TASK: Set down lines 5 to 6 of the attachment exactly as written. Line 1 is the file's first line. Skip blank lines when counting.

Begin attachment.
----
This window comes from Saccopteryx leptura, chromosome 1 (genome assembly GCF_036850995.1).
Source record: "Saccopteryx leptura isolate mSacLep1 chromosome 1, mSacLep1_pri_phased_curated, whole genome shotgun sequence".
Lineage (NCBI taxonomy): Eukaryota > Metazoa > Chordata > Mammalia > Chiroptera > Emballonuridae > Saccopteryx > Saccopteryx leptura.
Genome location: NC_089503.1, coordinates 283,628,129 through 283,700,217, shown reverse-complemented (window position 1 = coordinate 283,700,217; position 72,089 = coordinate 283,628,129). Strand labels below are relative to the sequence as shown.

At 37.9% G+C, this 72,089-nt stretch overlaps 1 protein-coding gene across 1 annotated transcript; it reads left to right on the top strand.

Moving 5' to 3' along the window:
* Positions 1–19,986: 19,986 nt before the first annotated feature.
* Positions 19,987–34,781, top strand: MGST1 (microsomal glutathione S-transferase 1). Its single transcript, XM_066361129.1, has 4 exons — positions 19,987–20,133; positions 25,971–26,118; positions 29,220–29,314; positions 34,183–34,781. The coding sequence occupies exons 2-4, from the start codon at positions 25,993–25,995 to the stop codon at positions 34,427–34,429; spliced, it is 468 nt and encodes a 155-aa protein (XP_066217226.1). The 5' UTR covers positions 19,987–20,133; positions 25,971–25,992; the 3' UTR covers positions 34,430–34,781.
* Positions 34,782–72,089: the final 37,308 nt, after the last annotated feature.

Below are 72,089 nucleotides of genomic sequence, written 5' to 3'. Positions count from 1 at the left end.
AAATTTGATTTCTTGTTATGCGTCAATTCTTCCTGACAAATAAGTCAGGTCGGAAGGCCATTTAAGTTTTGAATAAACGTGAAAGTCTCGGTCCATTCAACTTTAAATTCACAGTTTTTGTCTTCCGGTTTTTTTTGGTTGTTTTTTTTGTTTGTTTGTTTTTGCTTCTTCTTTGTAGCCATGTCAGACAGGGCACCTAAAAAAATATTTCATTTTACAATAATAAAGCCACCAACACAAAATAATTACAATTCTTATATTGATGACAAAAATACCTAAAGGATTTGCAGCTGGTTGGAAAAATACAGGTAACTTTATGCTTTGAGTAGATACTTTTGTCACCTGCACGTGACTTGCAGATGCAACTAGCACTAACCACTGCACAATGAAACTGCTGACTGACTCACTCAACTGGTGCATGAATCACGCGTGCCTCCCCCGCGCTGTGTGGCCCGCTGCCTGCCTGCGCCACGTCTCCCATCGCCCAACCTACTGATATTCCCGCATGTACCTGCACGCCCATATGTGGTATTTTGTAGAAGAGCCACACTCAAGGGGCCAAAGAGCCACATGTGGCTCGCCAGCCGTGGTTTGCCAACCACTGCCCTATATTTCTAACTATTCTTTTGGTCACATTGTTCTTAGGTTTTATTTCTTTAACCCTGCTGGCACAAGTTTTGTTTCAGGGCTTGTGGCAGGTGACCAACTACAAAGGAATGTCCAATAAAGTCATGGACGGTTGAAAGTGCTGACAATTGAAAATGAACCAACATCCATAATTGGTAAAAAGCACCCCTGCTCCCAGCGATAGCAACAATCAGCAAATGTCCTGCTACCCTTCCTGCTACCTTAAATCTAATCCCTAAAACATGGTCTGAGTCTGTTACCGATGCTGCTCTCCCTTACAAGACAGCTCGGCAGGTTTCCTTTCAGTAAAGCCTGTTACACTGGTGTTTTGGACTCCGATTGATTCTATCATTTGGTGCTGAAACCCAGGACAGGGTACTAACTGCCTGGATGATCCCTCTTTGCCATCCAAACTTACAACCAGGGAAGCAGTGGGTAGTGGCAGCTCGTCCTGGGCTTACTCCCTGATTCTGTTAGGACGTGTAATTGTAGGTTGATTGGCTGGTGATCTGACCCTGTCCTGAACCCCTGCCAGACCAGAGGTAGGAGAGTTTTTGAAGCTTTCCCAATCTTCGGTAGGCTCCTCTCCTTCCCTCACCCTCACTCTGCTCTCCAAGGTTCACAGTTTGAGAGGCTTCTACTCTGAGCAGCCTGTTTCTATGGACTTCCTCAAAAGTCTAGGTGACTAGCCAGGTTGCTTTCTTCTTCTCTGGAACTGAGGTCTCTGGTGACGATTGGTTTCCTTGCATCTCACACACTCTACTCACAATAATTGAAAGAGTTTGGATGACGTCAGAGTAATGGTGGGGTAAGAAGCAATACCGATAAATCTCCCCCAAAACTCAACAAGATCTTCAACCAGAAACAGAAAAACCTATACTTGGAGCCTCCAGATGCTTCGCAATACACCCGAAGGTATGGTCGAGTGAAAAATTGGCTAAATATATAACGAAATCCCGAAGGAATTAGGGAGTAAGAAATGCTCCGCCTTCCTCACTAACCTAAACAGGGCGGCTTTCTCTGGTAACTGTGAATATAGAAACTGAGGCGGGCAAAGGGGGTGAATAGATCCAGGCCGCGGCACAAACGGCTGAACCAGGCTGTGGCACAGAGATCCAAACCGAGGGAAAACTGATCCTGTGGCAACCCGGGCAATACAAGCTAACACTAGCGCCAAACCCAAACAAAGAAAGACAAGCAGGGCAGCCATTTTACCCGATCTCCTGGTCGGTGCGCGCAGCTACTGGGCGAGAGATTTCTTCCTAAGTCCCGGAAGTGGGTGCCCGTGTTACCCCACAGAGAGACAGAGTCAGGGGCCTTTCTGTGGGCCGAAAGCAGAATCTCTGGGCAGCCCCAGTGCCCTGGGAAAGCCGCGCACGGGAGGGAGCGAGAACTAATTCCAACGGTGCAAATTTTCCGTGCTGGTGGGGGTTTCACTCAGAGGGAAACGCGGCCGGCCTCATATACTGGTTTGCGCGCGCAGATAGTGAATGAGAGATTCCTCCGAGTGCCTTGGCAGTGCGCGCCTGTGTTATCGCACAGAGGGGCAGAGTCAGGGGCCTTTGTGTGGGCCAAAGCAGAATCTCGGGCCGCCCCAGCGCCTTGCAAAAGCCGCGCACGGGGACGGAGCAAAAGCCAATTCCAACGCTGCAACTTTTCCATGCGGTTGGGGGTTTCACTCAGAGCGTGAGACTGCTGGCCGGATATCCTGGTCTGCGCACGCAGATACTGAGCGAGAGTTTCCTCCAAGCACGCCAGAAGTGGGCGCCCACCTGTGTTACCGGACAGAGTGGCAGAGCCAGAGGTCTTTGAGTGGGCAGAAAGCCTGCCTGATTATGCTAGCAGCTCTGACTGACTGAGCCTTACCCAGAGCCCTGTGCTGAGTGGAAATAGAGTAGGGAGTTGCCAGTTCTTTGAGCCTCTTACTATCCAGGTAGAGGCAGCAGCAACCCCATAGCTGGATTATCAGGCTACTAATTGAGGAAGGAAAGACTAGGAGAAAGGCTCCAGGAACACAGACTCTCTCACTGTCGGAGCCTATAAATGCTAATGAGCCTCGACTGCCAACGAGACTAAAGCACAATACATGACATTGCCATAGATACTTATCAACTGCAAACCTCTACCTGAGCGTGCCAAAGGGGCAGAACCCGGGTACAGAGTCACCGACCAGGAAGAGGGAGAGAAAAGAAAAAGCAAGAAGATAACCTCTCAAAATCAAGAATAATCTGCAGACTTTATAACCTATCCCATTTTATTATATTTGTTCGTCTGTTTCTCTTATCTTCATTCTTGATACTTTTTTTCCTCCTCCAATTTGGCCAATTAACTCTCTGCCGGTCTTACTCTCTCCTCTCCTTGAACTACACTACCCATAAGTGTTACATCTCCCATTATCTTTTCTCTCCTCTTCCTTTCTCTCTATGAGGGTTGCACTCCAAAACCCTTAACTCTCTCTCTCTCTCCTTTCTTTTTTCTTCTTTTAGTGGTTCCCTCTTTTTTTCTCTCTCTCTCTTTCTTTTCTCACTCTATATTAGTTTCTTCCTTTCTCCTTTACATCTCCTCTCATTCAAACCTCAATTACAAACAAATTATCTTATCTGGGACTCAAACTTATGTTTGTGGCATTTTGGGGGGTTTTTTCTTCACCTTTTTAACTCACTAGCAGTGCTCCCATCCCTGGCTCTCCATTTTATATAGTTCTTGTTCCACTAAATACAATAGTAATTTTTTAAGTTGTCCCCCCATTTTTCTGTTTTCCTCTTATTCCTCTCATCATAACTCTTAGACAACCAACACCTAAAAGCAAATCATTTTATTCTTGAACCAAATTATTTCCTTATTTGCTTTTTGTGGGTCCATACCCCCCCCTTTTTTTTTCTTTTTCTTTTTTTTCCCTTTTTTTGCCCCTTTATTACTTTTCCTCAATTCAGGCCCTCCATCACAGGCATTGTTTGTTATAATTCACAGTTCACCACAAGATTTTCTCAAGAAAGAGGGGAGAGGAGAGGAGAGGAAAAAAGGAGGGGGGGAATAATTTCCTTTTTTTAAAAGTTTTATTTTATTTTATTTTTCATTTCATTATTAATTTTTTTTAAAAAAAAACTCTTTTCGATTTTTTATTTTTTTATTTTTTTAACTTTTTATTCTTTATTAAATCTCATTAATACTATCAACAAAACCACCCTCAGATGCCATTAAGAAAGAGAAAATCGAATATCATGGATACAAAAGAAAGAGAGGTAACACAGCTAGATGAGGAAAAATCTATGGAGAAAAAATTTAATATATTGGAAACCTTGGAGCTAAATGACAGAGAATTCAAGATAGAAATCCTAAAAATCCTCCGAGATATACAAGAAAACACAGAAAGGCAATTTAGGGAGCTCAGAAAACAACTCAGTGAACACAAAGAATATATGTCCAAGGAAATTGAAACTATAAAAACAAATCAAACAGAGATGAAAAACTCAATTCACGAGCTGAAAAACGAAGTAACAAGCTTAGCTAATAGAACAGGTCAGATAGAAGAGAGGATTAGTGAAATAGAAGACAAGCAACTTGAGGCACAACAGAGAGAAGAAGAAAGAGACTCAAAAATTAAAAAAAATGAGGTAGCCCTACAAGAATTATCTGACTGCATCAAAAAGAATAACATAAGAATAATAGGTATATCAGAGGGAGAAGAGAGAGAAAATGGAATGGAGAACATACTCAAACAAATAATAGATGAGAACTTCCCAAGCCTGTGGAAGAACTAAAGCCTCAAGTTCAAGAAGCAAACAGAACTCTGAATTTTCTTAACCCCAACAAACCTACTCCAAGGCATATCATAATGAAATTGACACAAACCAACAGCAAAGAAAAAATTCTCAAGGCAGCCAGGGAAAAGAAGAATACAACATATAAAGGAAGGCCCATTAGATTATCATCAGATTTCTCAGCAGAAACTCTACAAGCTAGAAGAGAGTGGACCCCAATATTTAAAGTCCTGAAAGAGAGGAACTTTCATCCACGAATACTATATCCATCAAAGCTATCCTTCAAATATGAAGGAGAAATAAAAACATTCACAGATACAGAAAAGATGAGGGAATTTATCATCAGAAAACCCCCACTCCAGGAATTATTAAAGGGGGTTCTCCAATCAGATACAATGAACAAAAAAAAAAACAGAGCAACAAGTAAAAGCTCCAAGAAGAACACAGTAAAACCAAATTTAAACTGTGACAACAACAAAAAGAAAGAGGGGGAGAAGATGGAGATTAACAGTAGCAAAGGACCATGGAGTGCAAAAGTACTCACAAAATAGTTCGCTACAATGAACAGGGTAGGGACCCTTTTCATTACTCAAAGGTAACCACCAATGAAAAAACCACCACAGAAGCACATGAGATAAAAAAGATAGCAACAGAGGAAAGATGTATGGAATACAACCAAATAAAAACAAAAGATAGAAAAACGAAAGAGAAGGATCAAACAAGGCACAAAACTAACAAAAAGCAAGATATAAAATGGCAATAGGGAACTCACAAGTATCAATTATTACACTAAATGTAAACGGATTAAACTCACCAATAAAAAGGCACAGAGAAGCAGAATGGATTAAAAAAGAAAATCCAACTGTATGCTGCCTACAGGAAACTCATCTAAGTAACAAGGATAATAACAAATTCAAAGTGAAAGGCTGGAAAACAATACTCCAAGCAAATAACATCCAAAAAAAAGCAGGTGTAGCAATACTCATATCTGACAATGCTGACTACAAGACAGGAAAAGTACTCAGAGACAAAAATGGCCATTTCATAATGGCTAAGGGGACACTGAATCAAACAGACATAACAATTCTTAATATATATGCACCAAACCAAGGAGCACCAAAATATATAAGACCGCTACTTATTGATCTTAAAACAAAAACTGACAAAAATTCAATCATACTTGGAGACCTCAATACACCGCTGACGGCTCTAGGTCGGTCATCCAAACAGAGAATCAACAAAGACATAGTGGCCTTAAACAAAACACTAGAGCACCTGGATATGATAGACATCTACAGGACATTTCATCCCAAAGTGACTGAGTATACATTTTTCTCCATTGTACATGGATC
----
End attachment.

At 37.9% G+C, this 72,089-nt stretch overlaps 1 protein-coding gene across 1 annotated transcript; it reads left to right on the top strand.

Moving 5' to 3' along the window: